Afer a few hours of circumnavigating the M1 and M25 and having the pleasure of being stationary in UKs largest car park we arrived at the Selsdon hotel.

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I was nervous once again the penny had dropped, tomorrow I was going to hit the road to Paris.

I got all my kit into the room which of course was at the top floor and the furthest away from reception you could get. So dragging my bike box, two bags and Charlie had to be carried out in relays whilst Paul guarded my prize possessions.

It got to around 6:30 and many of my fellow riders started to arrive some in larger groups etc, I was amazed at the lager drinking contest going on by several of the big groups. It was a no-no for me as I never drink before I get on the bike as you can feel it the morning. I took to the restaurant for some food and then it was time for final preparations such as selecting tomorrows clothing, drink bottles filled, essential food ready for the ride, garmin ready, phone charged etc etc and off to bed. This routine had to be of military precision ever night for the next several days !

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Time to prepare the riding gear and charlie for the ride to Paris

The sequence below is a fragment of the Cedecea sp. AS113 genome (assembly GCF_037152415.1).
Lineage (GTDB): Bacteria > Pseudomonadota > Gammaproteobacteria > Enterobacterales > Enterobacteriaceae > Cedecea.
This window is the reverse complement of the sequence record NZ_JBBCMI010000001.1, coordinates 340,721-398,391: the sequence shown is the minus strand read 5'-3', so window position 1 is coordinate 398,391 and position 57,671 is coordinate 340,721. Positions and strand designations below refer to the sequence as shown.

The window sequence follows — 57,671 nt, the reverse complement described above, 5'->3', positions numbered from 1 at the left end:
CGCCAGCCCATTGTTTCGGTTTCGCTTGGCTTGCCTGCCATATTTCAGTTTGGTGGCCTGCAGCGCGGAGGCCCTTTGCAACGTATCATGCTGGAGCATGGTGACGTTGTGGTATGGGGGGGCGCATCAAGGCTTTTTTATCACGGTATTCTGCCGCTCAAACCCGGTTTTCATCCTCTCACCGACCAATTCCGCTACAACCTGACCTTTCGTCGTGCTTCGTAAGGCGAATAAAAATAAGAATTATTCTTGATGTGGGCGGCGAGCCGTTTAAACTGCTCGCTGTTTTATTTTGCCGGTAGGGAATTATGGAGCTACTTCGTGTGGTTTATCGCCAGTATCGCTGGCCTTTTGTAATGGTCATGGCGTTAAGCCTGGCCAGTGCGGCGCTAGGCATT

I had sorted out the meds and next comes the cycle clothing, once again much much more than I thought !

I had four days of riding and I have enough kit for clean each day, this would increase the weight of my baggage but lightened the load on washing at night, I might not even have time for such luxuries.

I needed four bib shorts, four pairs of socks, four cycling tops and so it went on.

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Top row from the left first…. Shoes, 4 pairs of socks, 4 lots of bib shorts, gloves, four cycling tops, gloves, glasses and helmet.

Does not seem a lot but then you add your casual clothes on top it starts to resemble my daughters suit case to Singapore (that’s another blog another day)

Next came Charlie, time to give her a final wash and brush up ready for the big event.

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I put Charlie some new tyres on, I thought she deserved some new rubber on her adventure away from the turbo trainer.  I checked everything else from brakes, cleaning and lubricating the chain set. She looked well and ready for action, at last I was about to put her through her paces. All this riding we have done over the last 8 months was about to come together.

Next came all the cycling kit I took on my challenge. As I had no idea of what was coming I took virtually everything apart from the kitchen sink.

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You can see above a spare tyre, spare tubes (3 No.), spare chain links in case my chain broke, CO2 mini cylinders (inflating tyres to max pressure), anti bacterial wipes for my hands (nothing worse than changing a tyre and having dirty hands for the next miles.), torque wrench for dismantling my bike at the end, alan key set just in case for small adjustments whilst riding, water bottles, garmin cycle computer and a pump.